Taylor can also see an opportunity in the current tech downturn. Many analysts and entrepreneurs have noted that downturns represent great opportunities for those who can take advantage of them, and Taylor has a proven track record of growing young software companies.

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“Brett is an entrepreneurial guy,” said Jason Wong, an analyst with the Gartner Group. “If you’re finally able to do it, it’s actually a good time, knowing that the next 12 to 36 months are going to be lower grades.” This is that perfect moment where Brett is doing what he does best and Mark is doing what he does best, which is growing Salesforce.”

Before Quip, Taylor co-founded a company called FriendFeed, which aggregated social media updates. Facebook, now Meta Platforms Inc.
bought FriendFeed in 2009, two years after it was founded. It was shut down in 2015. Last year, Taylor also recently served as Twitter’s non-executive chairman before going private in its $44 billion acquisition by Tesla Inc.

CEO Elon Musk.

Put yourself in Taylor’s shoes for a moment: Imagine seeing the CEO you expect to succeed take back more control of the company in a difficult period, and knowing that your resume can land you countless top positions where you you shouldn’t share the limelight. His current path and the reasons for it seem obvious.

The big question is whether Benioff will look for another co-CEO. Benioff was raised at Oracle Corp.
where Larry Ellison stepped down as CEO but still runs the company in a de facto manner as Chief Technology Officer and Chairman. Until Mark Hurd’s unexpected death in 2019, Safra Katz and Hurd were co-CEOs of Oracle for about five years, one of the rare times that co-CEOs seem to work, and now Katz runs the position alone.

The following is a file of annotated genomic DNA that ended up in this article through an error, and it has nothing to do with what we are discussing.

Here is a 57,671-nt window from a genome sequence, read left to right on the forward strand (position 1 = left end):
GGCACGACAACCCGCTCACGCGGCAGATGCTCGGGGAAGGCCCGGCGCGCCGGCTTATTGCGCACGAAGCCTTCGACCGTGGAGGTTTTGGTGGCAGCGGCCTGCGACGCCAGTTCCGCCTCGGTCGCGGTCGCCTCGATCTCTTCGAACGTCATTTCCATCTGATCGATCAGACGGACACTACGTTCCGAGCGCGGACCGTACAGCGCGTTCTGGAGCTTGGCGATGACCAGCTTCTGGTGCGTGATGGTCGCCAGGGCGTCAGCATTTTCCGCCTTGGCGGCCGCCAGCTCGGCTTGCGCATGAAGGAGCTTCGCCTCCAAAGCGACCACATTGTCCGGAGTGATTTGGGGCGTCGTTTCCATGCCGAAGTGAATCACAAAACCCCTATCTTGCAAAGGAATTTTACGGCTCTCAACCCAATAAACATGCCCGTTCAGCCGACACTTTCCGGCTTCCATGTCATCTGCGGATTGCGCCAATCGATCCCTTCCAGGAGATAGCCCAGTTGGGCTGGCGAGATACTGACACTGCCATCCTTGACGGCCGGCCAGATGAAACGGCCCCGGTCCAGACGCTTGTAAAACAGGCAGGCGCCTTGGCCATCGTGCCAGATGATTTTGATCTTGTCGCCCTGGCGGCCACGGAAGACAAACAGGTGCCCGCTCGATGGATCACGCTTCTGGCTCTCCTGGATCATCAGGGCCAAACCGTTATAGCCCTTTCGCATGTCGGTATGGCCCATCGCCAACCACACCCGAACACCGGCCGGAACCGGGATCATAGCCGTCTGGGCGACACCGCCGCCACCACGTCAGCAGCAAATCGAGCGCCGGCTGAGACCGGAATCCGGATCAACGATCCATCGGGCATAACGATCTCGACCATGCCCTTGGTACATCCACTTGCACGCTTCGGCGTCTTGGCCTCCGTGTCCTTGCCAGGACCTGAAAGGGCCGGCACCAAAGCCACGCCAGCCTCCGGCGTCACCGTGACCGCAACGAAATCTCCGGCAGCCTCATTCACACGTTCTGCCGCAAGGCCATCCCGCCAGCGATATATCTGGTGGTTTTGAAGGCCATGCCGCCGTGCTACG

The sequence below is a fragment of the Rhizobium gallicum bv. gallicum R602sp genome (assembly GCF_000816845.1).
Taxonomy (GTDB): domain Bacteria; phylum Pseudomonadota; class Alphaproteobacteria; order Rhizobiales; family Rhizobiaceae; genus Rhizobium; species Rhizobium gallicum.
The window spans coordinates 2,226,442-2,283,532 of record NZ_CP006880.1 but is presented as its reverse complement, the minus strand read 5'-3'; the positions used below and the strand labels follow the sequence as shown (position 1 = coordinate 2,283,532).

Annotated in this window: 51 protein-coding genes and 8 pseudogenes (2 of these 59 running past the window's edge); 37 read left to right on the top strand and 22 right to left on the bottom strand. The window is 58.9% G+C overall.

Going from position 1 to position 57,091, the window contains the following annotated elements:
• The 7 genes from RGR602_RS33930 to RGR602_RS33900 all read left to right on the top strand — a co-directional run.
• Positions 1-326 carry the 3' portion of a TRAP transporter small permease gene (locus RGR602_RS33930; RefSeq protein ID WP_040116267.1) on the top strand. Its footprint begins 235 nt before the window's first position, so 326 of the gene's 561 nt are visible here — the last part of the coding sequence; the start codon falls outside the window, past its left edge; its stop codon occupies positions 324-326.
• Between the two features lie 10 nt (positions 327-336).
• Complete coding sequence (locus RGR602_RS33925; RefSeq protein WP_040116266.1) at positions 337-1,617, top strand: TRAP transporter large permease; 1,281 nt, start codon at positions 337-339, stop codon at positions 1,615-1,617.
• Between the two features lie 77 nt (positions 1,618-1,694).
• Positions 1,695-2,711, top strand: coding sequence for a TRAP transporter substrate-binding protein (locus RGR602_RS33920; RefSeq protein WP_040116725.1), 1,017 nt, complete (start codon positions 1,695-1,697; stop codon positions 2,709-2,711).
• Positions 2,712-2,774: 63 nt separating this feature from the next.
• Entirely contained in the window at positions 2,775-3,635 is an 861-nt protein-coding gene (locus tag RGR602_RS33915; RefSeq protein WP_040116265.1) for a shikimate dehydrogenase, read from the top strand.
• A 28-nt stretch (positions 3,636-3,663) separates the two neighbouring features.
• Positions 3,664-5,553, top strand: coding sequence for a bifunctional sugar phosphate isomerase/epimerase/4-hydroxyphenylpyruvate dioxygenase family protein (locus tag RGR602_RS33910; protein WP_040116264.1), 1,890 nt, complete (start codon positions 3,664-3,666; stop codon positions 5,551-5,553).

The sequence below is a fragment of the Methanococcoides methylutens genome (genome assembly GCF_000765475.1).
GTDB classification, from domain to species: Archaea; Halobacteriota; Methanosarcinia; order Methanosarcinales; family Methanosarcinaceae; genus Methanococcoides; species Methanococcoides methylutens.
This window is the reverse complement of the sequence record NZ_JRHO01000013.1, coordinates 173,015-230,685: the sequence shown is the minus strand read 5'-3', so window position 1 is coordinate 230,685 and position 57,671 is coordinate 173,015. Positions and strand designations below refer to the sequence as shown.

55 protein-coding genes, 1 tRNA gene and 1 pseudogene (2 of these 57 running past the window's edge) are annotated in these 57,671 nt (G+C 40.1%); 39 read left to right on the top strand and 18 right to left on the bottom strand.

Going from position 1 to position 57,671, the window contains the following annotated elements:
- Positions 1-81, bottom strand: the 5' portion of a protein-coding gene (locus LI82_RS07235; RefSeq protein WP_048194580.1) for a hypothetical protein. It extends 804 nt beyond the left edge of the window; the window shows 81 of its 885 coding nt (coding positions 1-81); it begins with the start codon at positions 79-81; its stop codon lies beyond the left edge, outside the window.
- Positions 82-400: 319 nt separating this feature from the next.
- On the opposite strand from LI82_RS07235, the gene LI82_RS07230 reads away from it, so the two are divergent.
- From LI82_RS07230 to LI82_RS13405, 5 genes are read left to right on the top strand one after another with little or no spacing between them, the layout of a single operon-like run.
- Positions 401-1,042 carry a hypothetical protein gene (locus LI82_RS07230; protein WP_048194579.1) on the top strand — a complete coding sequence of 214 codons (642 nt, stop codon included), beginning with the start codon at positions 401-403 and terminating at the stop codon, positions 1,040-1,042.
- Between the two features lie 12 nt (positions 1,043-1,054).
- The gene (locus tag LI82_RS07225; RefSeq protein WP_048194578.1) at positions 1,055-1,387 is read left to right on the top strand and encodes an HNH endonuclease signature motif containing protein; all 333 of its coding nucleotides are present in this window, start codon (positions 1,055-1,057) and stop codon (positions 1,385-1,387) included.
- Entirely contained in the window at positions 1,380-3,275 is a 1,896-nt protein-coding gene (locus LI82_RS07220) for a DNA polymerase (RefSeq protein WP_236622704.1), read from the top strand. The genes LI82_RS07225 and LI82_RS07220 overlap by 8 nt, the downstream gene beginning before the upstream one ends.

While Benioff has sometimes given the impression that he is trying to step back from some of the day-to-day running of Salesforce, Wong said he would be surprised if Benioff stepped down before 2026.

“He’s always talked about that $50 billion target by 2026, I guess he’ll be there at least until then.”

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Benioff is a proven leader for Salesforce, but Wall Street still likes to see a strong executive team around such a leader, especially one who has spent a lot of time in Hawaii in recent years while buying Time magazine and has been active in many pet causes. Investors were clearly surprised by the news, with Salesforce shares down more than 6% in after-hours trading despite mostly strong numbers.

“Given that Mr Taylor was seen as the ‘heir apparent’ at CRM [Salesforce]it does raise a lot of questions regarding the management team and frankly offset some of the positive narrative around margins heading into CY23,” Evercore ISI analyst Kirk Mattern wrote in a note on Wednesday evening.

If Benioff can’t woo Taylor back, he needs to change his approach if he hopes to find another potential successor who really sticks around. He needs to either publicly or privately name a date when he will transition to chairman of the company and stick to it no matter what happens, or Salesforce investors should just plan to trust Benioff with no backup plan.